Predicting the unpredictable – the struggle over control

A couple of years ago I was contracted to support a programme where peace workers were engaged in action to try and prevent human rights abuses towards a vulnerable population, and I have just been reengaged for reasons I will explore below. Every day in this particular country is different, since in times of military emergency there is no predicting quite how things are going to kick off. The peace workers do plan and undertake certain activities on a more or less regular basis, however.

Two years ago, their funders were dissatisfied with the quality of reporting on these activities and wanted to know what impact the peace workers were having. This is a reasonable question – why spend the money if we couldn’t decide whether it was making a difference or not? Of course, there was already plenty of anecdotal evidence that it was making a difference to the local population, who understood the peace workers’ efforts to be a kind of solidarity with their suffering, and they relayed their thanks in lots of different ways to the peace workers. But were they making any material difference, and was this difference worth the money being spent?

The managers of the project thought it would be a good idea to shape it using the logical framework approach (LFA) which is a planning tool widely used by donors to disaggregate projects into causally derived objectives. So, every project has an overall objective, which in this case was construed as being ‘to bring about peace’ in this particular country. Thereafter, the sub-objectives were logically derived from this overarching objective, and the necessary tasks and activities are supposed to tip out from these. If X, then Y. In each placement the peace workers were encouraged to report against these objectives.

So construed the planning and reporting were causing quite widespread frustration, and no better reporting. From the perspective of the peace workers, the objectives they were obliged to report against were often not the things that they ended up by doing because of the exigencies of the war that they found themselves caught up in. They were obliged to respond to whatever was happening, which might even prevent them from leaving home if there was a curfew. Moreover, the overall objective was absurd, given this particular programme’s tiny size. The programme was a contribution to bringing about peace, but not in any causally identifiable way. The nature of the LFA also implies progress towards a specified end point: we are here in a situation of war, and through our activities we will bring about a situation of peace, or fewer human rights abuses, or fewer attacks on vulnerable communities, at a certain point in the future. There will be improvement which we can demonstrate to having had a large hand in bringing about.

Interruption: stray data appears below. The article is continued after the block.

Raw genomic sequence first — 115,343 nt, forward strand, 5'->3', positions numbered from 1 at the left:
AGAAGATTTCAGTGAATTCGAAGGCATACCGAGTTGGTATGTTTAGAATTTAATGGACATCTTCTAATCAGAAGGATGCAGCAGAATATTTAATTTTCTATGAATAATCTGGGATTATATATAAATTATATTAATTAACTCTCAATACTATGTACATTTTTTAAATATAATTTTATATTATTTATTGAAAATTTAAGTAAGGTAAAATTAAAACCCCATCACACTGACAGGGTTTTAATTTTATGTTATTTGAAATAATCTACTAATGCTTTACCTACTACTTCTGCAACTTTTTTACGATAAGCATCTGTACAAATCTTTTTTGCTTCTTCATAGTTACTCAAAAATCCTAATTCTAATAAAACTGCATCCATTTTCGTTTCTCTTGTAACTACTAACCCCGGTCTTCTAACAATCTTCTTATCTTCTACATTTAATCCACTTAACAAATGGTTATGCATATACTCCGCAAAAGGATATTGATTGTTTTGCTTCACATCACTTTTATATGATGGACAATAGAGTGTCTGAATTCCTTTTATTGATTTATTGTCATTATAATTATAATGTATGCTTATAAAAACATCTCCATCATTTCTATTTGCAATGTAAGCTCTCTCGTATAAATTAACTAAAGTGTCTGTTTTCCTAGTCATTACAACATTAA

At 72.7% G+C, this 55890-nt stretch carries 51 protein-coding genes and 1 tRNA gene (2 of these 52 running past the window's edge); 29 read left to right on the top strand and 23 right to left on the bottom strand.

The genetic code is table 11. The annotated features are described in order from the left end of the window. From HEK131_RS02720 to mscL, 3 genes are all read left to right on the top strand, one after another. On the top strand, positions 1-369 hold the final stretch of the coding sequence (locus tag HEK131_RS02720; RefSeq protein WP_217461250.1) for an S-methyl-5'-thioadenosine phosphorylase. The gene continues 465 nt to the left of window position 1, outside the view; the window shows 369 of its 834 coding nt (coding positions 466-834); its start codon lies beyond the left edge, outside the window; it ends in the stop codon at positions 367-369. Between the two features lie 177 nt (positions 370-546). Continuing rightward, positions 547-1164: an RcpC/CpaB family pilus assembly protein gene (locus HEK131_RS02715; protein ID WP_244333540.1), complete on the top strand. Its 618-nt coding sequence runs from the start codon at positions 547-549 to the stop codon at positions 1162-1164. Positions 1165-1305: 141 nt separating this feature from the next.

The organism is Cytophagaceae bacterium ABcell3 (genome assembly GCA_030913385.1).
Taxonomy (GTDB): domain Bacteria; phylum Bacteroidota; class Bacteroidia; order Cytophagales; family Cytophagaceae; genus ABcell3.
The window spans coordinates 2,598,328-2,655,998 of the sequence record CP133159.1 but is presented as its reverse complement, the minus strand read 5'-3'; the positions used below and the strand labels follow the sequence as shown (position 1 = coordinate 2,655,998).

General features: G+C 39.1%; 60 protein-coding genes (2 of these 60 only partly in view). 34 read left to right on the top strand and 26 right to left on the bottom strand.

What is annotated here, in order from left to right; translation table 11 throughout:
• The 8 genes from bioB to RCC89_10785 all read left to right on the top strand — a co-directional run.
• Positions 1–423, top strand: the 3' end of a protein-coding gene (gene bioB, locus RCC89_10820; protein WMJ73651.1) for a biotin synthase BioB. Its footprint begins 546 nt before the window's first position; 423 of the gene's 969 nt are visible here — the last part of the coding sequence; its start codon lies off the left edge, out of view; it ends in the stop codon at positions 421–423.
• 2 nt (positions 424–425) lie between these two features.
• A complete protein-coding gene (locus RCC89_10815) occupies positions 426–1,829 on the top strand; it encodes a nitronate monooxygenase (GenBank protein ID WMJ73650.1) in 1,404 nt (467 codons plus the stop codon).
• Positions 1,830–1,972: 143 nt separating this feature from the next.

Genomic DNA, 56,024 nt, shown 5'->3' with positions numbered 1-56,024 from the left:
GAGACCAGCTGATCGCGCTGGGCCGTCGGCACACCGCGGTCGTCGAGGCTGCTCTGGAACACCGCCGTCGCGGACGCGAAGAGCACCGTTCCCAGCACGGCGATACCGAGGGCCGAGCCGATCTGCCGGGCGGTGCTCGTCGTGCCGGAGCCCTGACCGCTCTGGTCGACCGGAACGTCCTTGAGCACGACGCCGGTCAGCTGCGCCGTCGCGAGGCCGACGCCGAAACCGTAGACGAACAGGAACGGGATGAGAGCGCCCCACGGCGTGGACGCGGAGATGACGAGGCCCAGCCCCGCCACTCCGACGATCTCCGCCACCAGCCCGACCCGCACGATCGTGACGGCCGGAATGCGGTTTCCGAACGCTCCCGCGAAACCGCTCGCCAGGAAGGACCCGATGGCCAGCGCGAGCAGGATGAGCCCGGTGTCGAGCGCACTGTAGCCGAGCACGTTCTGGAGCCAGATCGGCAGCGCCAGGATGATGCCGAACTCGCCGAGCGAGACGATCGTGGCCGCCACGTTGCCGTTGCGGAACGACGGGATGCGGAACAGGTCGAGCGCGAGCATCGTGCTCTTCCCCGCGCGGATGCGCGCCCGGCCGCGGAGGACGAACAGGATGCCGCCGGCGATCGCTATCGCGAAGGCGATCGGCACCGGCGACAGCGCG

Seasoned observers of this particular conflict would probably say that the situation has got worse rather than better over the last 10-15 years. At most, and in the few locations where they operate, the peace workers might have contributed to preventing things deteriorating.

Together we decided to abandon the log frame, and the 10 objectives and to construe them much more broadly and simply. We developed methods of reflecting on what peace workers were actually doing in their placements, and, using narrative and systematic questioning of beneficiaries, we developed a more systematic way of reporting on the impact of their work and the attitudes of the beneficiaries. Wherever possible, we also counted things, such as how many people were helped through a particular checkpoint, for example. The intention was to get better at describing what peace workers were doing, rather than what they could or should be doing. We also put forward a proposal that at some point in the future the programme would employ some local researchers to question local people about what they thought of the peace workers, and how effective they were being.

And, two years later, the report from the local research organisation was the occasion of my being brought back into the project. One of the recommendations of the evaluation report by the local organisation was that the project should set much clearer medium to long term objectives, and use project cycle management techniques. These techniques, like the log frame, imply setting a goal for the programme to achieve, in say, three years, and then working back in logical steps from there. Perhaps we might even find ourselves being invited to set the overarching objective of bringing about peace in this particular country.

I was struck by how resilient and persistent these ways of understanding the work have become across all development agencies, irrespective of the context, and the type of work being undertaken. Not to use a log frame to plan the project becomes a badge of lack of professionalism, as though the managers in the programme had not realised the inadequacy of their approaches.